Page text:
News

Researchers Awaken Graphene's Hidden Superconductivity

Since its discovery in 2004, scientists have believed that graphene contained an innate ability to superconduct. Now researchers from the University of Cambridge have found a way to activate that previously dormant potential, enabling the material to carry an electrical current with zero resistance.

Posted in: News, Materials

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Researchers Spin Artificial Spider Silk

Researchers from the Swedish University of Agricultural Sciences and Karolinska Institutet has, step by step, developed a way of "spinning" artificial spider silk.

Posted in: News, Manufacturing & Prototyping

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Researchers Design Lightweight, 'Stronger-Than-Steel' Material

A team of engineers at the Massachusetts Institute of Technology has successfully designed a new 3D material with five percent the density of steel and ten times the strength. By compressing and fusing flakes of graphene, a two-dimensional form of carbon, the sponge-link configuration is one of the strongest and lightest known materials.

Posted in: News

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New Fabrication Technique Creates More Efficient Plastic Solar Cells

Schematic of a sequentially cast ternary (SeCaT) solar cell. (Peter and Ryan Allen) Researchers from North Carolina State University have developed a new strategy for fabricating more efficient plastic solar cells. The work has implications for developing solar cells with a wider absorption range and increased efficiency.

Posted in: News, Solar Power, Manufacturing & Prototyping, Manufacturing processes

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Technique Could Lower Costs of Making Bioplastics and Biofuel

Ulrica Edlund, professor of polymer technology. While abundant in nature, cellulose is difficult and expensive to find in pure or high-quality form. A Swedish research team has developed an efficient, accurate, and non-destructive way to detect the occurrence and purity of cellulose. The technique can be applied in mixtures of biopolymers as well.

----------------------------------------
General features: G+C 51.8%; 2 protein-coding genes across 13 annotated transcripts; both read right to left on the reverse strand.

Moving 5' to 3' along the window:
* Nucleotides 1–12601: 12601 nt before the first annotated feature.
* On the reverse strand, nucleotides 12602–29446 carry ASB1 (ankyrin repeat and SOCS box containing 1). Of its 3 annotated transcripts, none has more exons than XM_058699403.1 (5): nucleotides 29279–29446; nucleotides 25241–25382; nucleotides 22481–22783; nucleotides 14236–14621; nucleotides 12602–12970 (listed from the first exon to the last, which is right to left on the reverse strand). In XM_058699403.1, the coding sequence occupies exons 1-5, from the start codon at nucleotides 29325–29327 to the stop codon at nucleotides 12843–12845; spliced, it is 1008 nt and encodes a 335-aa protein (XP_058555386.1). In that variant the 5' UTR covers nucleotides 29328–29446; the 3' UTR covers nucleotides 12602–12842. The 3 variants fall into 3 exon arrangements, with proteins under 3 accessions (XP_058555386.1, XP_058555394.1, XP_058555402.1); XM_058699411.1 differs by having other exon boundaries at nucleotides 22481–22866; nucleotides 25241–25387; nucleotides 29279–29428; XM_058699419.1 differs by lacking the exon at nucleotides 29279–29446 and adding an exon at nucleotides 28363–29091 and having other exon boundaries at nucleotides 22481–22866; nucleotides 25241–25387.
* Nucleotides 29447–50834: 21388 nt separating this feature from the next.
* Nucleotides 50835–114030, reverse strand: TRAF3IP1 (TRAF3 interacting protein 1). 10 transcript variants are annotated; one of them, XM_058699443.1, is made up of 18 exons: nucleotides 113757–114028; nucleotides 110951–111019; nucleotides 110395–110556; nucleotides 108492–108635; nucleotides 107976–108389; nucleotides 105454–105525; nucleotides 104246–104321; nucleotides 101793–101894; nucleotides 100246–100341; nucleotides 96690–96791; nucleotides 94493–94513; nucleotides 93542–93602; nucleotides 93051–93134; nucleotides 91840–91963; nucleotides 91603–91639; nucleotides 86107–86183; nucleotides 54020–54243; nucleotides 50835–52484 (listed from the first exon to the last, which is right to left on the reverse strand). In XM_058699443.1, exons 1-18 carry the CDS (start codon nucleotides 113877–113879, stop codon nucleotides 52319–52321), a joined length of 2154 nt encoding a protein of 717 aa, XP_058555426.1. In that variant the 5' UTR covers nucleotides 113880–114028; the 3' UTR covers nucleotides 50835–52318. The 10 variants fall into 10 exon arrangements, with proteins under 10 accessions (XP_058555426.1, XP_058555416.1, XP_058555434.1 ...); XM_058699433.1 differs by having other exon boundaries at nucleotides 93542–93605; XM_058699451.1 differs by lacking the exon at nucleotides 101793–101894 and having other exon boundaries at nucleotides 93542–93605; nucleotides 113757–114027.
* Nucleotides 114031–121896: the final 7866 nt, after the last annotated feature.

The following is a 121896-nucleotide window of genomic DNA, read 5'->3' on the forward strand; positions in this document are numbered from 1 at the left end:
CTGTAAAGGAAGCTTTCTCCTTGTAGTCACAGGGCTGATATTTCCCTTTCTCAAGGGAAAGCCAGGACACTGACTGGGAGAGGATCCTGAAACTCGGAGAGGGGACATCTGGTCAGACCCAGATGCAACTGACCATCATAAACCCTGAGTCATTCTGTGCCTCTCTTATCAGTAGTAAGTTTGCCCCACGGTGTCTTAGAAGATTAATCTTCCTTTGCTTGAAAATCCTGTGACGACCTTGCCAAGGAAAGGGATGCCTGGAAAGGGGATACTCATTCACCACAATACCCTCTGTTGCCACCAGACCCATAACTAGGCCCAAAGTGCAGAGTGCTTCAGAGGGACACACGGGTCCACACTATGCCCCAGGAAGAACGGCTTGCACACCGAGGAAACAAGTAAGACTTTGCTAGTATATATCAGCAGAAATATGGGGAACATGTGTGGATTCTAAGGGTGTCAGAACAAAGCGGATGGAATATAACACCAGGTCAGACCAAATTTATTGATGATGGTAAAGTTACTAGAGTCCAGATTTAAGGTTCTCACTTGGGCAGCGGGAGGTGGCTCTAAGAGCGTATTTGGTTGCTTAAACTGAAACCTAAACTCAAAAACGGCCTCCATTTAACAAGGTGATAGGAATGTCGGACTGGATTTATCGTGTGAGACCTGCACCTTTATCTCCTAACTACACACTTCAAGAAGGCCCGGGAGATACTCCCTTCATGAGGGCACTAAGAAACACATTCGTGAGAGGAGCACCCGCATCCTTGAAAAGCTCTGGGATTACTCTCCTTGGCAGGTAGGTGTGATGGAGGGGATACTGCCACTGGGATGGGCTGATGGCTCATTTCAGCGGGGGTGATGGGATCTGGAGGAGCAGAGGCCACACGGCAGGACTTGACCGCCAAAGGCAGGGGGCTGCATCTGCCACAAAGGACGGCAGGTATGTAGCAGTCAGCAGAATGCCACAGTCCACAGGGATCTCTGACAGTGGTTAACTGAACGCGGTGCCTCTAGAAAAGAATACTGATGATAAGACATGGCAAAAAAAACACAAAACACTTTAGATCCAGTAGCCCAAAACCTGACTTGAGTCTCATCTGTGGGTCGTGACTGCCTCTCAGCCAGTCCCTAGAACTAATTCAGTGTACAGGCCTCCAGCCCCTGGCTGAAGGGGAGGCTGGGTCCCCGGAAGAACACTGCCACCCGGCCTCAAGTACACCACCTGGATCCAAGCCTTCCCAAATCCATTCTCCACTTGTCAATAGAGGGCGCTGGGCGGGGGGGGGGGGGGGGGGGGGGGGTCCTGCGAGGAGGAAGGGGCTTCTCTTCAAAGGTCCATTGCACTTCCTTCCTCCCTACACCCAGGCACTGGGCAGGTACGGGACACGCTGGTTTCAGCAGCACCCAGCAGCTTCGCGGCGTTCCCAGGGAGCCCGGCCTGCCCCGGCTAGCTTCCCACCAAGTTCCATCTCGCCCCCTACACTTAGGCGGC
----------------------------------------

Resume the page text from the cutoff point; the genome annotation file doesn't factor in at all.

Posted in: News, Manufacturing & Prototyping, Biofuels, Biomaterials, Plastics

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Prototype Capture System Simulates Asteroid Mission

A prototype of the robotic capture module system is tested with a mock asteroid boulder in its clutches at NASA’s Goddard Space Flight Center. A robotic capture module system prototype was built to help NASA engineers understand the operations required to collect a multi-ton boulder from an asteroid’s surface. The hardware includes three space frame legs with foot pads, and two seven-degrees-of-freedom arms with microspine gripper “hands” to grasp onto the boulder.

Posted in: News, Motion Control, Robotics

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Dike Inspection Robot is Energy-Autonomous

The robot's drive train, including the dual-hemisphere system. (Image: University of Twente) Inspecting the condition of dikes and other sea defense structures is typically a task for robots, working in a team and in a highly autonomous way. But if they move around across the dikes, perform tests, and communicate the results for six hours a day, they use a lot of energy.

Posted in: News, Motion Control, Motors & Drives, Power Transmission

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